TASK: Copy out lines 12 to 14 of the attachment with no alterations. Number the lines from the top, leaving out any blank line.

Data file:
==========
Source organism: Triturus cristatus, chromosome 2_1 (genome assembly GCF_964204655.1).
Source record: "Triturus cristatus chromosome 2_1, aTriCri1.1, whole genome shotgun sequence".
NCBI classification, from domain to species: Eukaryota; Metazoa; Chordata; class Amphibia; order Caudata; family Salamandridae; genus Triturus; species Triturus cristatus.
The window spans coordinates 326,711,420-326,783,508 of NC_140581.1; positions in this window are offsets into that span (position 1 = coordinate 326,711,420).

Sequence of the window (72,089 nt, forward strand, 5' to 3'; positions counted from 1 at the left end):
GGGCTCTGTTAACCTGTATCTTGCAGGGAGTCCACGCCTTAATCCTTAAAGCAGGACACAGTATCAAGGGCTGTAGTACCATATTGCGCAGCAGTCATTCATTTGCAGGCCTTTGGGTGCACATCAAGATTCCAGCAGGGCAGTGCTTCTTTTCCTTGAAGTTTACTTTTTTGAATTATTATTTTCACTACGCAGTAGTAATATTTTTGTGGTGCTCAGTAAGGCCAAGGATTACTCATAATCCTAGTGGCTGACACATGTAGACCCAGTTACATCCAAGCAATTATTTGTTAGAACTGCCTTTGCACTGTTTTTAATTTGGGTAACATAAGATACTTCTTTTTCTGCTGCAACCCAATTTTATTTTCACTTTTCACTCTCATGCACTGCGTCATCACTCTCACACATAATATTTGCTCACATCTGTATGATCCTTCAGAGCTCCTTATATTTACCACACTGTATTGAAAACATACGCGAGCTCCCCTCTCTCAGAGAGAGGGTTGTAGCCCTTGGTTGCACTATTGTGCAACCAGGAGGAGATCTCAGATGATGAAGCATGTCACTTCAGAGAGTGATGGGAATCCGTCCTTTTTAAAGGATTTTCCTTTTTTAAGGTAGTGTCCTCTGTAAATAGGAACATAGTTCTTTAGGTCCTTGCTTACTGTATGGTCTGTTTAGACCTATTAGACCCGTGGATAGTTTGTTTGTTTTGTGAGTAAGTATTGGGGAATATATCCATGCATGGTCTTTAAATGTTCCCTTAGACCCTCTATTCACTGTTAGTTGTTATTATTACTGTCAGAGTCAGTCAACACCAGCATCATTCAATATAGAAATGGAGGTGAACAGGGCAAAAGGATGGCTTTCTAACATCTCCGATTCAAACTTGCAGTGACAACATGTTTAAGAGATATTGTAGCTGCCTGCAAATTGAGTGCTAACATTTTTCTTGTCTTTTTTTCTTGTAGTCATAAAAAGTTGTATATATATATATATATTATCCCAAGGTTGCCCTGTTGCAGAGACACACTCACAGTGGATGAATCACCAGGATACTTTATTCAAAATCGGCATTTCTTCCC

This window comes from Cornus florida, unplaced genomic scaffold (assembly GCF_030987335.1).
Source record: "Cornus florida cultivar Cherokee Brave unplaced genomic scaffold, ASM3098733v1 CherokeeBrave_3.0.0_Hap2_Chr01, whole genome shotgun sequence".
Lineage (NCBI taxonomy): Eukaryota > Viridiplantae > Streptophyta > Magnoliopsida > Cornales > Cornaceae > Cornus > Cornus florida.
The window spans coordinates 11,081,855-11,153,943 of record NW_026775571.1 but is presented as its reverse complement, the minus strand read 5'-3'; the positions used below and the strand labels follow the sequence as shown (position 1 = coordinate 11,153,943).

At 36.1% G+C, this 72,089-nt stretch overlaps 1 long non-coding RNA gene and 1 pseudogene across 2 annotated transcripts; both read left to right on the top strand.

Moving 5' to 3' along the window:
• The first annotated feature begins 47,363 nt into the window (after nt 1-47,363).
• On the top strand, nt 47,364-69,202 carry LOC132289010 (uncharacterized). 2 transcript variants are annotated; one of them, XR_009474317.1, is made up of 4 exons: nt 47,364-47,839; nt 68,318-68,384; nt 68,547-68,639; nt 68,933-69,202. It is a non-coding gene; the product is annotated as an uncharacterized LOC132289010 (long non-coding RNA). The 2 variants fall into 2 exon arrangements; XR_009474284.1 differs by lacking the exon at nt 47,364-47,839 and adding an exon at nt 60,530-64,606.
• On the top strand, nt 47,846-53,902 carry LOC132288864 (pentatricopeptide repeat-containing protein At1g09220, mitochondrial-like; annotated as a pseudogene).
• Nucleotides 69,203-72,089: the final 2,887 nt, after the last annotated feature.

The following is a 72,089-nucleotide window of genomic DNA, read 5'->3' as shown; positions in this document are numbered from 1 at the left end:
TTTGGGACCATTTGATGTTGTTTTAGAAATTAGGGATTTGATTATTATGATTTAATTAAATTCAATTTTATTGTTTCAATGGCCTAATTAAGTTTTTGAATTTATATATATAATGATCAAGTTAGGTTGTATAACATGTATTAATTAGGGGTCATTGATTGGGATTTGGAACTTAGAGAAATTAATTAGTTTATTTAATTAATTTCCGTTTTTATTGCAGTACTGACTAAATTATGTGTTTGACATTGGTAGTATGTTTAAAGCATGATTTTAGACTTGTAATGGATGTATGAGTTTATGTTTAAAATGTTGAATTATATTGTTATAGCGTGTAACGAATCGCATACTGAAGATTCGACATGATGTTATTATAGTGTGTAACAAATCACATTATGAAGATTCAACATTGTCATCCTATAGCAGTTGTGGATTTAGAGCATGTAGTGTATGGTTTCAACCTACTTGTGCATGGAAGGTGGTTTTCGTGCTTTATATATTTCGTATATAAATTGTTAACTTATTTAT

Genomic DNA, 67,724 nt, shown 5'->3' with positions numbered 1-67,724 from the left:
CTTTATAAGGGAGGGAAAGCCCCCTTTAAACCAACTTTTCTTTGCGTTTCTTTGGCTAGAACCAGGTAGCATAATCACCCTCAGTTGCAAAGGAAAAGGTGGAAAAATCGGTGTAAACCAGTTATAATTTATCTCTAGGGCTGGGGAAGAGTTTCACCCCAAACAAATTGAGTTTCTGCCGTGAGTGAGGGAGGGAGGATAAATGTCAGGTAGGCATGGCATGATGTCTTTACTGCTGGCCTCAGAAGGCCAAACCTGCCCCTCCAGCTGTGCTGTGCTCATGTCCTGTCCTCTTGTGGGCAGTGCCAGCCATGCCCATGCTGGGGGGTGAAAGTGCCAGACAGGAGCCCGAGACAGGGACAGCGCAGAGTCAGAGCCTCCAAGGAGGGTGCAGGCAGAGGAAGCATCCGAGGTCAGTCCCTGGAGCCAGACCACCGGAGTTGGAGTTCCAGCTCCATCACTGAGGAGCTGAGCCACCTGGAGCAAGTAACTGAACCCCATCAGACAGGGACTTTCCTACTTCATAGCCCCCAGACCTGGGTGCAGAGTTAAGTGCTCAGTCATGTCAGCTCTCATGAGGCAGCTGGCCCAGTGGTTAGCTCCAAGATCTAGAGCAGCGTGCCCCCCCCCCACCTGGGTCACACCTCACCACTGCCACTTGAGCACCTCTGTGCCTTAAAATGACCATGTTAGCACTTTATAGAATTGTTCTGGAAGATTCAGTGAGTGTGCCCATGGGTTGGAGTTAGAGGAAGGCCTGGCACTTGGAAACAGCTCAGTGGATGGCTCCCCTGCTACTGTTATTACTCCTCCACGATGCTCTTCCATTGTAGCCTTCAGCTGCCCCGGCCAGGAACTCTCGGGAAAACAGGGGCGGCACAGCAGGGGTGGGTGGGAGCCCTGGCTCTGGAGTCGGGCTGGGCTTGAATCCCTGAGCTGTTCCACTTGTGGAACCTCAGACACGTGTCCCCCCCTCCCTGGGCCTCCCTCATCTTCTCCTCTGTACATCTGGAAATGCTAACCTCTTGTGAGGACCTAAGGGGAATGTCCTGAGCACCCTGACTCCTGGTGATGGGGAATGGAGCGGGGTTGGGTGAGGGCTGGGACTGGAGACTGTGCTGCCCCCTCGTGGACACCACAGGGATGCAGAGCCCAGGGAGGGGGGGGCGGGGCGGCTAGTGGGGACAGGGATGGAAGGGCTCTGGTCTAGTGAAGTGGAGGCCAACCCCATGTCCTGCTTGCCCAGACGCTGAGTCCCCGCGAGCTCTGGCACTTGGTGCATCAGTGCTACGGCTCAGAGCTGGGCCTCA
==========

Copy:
Moving 5' to 3' along the window:
• The first annotated feature begins 47,363 nt into the window (after nt 1-47,363).
• On the top strand, nt 47,364-69,202 carry LOC132289010 (uncharacterized). 2 transcript variants are annotated; one of them, XR_009474317.1, is made up of 4 exons: nt 47,364-47,839; nt 68,318-68,384; nt 68,547-68,639; nt 68,933-69,202. It is a non-coding gene; the product is annotated as an uncharacterized LOC132289010 (long non-coding RNA). The 2 variants fall into 2 exon arrangements; XR_009474284.1 differs by lacking the exon at nt 47,364-47,839 and adding an exon at nt 60,530-64,606.